Six years after these letters asking for urgent measures to be taken, the railway issued another letter to LGED's chief engineer. In the letter, the railway DG again gave an account of the accidents and urged for immediate action. Finally on 29 October this year, the railway authorities met with the senior secretary of the local government ministry and requested for a resolution to the matter.
Regarding these letters, additional director general (operations) of Bangladesh Railway, Md Mia Jahan, told Prothom Alo, after the accidents that took place between 2008 and 2010, the railway authorities filed cases against local officials of LGED. He said that this yielded no results.
He also said that there were 85 crossings in the 30 km of railway line from Narayanganj to Joydebpur. Letters had been sent to the concerned authorities to make overpasses or underpasses at 14 important crossings, but nothing was done.
Bangladesh Railway has invested Tk 650 billion (Tk 65,000 crore) over the past decade in constructing railway lines and for other procurement purposes. The 2020-21 budget allocation for the local government and rural development was around Tk 400 billion (Tk 40,000 crore). But initiatives for level crossings have been negligible.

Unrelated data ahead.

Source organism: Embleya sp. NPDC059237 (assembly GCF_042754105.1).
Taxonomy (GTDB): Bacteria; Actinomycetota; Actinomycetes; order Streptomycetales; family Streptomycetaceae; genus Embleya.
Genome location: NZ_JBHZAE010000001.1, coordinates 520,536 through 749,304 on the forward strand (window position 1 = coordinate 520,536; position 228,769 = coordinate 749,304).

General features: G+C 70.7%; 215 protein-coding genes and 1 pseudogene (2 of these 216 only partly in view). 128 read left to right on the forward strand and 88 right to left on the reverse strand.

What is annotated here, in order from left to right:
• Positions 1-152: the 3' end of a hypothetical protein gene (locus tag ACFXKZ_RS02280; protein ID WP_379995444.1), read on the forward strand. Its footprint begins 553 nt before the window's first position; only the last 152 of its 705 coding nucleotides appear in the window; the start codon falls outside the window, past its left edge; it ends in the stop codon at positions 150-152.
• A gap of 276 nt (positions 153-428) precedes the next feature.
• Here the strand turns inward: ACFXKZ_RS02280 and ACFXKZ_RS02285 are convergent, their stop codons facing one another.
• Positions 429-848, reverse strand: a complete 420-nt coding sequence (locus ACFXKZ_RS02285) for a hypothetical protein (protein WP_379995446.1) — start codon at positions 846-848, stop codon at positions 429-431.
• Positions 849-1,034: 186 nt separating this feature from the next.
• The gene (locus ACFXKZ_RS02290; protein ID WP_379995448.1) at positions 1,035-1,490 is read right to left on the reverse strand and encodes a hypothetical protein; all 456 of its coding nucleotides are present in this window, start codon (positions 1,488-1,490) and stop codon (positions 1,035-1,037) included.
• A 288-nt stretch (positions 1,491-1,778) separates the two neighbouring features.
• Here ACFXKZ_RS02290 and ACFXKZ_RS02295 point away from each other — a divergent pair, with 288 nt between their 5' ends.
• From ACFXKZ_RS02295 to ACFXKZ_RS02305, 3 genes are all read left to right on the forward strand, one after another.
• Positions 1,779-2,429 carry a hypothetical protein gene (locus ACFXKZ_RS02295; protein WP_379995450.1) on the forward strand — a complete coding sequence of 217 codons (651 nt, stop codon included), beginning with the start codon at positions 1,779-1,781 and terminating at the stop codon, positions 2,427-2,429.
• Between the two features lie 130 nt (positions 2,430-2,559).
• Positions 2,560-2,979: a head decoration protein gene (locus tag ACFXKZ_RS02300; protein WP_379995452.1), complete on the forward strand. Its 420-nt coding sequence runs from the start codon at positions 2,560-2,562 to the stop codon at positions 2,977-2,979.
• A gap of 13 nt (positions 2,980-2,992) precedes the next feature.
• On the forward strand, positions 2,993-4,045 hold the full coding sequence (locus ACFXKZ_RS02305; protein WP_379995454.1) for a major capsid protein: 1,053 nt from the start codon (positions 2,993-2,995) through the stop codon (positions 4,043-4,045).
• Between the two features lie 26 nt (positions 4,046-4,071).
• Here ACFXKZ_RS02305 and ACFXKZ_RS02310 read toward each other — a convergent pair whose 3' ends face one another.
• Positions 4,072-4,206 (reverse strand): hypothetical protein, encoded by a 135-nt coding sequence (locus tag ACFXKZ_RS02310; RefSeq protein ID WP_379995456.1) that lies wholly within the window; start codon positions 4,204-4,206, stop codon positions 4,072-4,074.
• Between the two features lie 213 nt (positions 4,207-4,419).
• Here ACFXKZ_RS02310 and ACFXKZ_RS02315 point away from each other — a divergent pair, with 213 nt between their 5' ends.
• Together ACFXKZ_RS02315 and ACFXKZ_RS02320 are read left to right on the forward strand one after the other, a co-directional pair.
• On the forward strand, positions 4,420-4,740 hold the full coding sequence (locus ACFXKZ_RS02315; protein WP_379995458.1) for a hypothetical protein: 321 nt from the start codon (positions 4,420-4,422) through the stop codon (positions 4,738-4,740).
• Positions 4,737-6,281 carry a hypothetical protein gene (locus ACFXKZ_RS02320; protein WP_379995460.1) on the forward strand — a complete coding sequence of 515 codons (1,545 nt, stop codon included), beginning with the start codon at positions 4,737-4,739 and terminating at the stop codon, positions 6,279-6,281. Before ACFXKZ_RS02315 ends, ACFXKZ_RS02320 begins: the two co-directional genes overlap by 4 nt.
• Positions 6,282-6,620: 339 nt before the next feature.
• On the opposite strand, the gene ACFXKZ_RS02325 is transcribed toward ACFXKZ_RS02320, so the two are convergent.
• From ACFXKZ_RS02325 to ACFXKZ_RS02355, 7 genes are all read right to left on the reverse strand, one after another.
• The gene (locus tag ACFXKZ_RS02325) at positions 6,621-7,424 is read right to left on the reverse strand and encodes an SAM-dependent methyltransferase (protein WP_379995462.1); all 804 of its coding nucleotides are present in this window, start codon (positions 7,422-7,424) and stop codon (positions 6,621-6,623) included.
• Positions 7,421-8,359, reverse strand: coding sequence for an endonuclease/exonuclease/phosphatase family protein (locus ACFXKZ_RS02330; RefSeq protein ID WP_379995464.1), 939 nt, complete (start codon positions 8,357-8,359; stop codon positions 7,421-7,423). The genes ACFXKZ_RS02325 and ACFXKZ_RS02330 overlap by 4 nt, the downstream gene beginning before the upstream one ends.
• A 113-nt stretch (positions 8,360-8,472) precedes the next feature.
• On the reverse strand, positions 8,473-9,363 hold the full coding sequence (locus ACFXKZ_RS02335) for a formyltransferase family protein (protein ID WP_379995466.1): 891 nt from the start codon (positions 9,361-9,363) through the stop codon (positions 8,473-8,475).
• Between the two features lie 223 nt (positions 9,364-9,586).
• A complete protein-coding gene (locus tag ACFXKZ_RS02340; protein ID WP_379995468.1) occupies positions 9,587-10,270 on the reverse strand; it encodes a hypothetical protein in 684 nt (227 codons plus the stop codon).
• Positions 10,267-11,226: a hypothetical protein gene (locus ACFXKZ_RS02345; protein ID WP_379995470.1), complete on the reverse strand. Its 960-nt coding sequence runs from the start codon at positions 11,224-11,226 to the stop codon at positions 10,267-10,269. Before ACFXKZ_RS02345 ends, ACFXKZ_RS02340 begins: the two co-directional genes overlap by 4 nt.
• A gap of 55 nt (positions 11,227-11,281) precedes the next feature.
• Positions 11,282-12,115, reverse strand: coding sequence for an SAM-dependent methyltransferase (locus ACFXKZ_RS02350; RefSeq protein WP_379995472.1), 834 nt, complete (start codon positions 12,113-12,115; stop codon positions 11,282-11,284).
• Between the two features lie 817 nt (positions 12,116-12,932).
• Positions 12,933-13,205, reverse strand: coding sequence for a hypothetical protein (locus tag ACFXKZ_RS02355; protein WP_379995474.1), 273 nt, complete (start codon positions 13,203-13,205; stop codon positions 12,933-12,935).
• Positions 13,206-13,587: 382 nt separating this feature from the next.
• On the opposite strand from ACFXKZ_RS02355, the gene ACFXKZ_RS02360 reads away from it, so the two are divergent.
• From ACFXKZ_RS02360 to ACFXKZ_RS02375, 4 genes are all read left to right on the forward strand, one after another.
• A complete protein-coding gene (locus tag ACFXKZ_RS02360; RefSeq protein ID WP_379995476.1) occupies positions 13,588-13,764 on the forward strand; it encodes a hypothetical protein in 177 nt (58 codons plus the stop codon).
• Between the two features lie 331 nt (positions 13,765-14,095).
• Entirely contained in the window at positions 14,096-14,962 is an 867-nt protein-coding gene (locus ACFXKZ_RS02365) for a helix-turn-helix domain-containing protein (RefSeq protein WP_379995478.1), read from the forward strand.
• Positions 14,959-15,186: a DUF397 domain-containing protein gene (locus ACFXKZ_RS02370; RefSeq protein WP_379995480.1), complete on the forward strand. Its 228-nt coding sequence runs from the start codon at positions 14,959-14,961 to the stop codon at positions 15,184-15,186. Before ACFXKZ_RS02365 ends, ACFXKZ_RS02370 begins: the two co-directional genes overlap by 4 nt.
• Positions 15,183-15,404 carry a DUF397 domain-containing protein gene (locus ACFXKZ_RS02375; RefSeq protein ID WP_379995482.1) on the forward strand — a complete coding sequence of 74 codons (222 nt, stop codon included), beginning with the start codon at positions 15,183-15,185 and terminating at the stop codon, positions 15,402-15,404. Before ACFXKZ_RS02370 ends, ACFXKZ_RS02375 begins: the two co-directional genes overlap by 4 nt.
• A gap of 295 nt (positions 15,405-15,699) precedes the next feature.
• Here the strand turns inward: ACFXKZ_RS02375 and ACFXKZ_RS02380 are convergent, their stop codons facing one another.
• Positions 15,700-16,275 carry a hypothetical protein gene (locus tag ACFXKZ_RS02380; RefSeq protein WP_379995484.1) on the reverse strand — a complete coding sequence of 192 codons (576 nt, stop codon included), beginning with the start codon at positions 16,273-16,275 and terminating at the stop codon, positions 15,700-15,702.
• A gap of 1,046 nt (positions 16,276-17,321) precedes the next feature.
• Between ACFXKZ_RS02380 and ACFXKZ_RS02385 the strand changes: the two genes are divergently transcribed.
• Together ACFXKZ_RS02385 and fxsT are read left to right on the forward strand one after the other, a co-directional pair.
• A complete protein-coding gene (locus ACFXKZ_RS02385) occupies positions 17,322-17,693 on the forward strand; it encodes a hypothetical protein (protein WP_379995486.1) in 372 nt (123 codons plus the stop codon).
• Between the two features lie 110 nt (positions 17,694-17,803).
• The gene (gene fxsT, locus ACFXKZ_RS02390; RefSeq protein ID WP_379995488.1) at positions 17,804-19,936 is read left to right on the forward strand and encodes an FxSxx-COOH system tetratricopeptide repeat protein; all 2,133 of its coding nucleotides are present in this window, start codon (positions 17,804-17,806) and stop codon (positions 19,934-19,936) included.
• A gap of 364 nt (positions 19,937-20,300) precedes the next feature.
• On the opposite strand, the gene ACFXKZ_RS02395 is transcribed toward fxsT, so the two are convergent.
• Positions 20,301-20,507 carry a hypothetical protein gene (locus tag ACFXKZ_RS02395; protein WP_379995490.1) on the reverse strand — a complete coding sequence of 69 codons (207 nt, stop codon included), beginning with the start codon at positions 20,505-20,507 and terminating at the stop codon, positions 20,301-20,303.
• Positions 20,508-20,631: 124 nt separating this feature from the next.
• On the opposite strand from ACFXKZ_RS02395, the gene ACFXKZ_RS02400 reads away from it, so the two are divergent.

The railway authorities do not pay as much attention to railway crossing safety as they do to laying railway lines, procuring engines and coaches and constructing infrastructure
Senior secretary of the local government division, Helal Uddin Ahmed, told Prothom Alo on Wednesday that a meeting was recently held with the railway ministry about making the railway crossings safe. It had been decided that approval would be required from now on before constructing roads over railways lines. Safety measures would also be put in place. The existing unprotected crossings would be made safe.
However, sources in the railway ministry said that over Tk 10 billion (Tk 1000 crore) would be required for the infrastructure and appointment of guards to ensure safety of the existing unprotected level crossings. And appointing permanent guards would also take time. It would not be possible to get foreign funding for the purpose. And in this time of the coronavirus pandemic, such huge expenditure from the revenue sector would also not be feasible because the government was not funding any projects other than a few very essential ones. So it would be difficult to take measures any time soon to reduce deaths at the railway crossings.
82 per cent unprotected
The railway authorities do not pay as much attention to railway crossing safety as they do to laying railway lines, procuring engines and coaches and constructing infrastructure.
Railway records show that 82 per cent of the railway crossings in the country are unguarded. There are no facilities to lower any barrier to prevent vehicles from crossing and meeting accidents when a train comes along. Most of the guards are not on permanent duty. They work either on a daily wage basis or as part of a project. Other than a few old guards, most of these persons are untrained and inexperienced. Their negligence leads to accidents.
A guard who has long been in charge of a railway crossing in Dhaka said that a few years ago he won praise from the higher authorities for saving someone's life. The railway minister at the time gave him financial assistance too. He assured him that his job would be made permanent, but that never happened.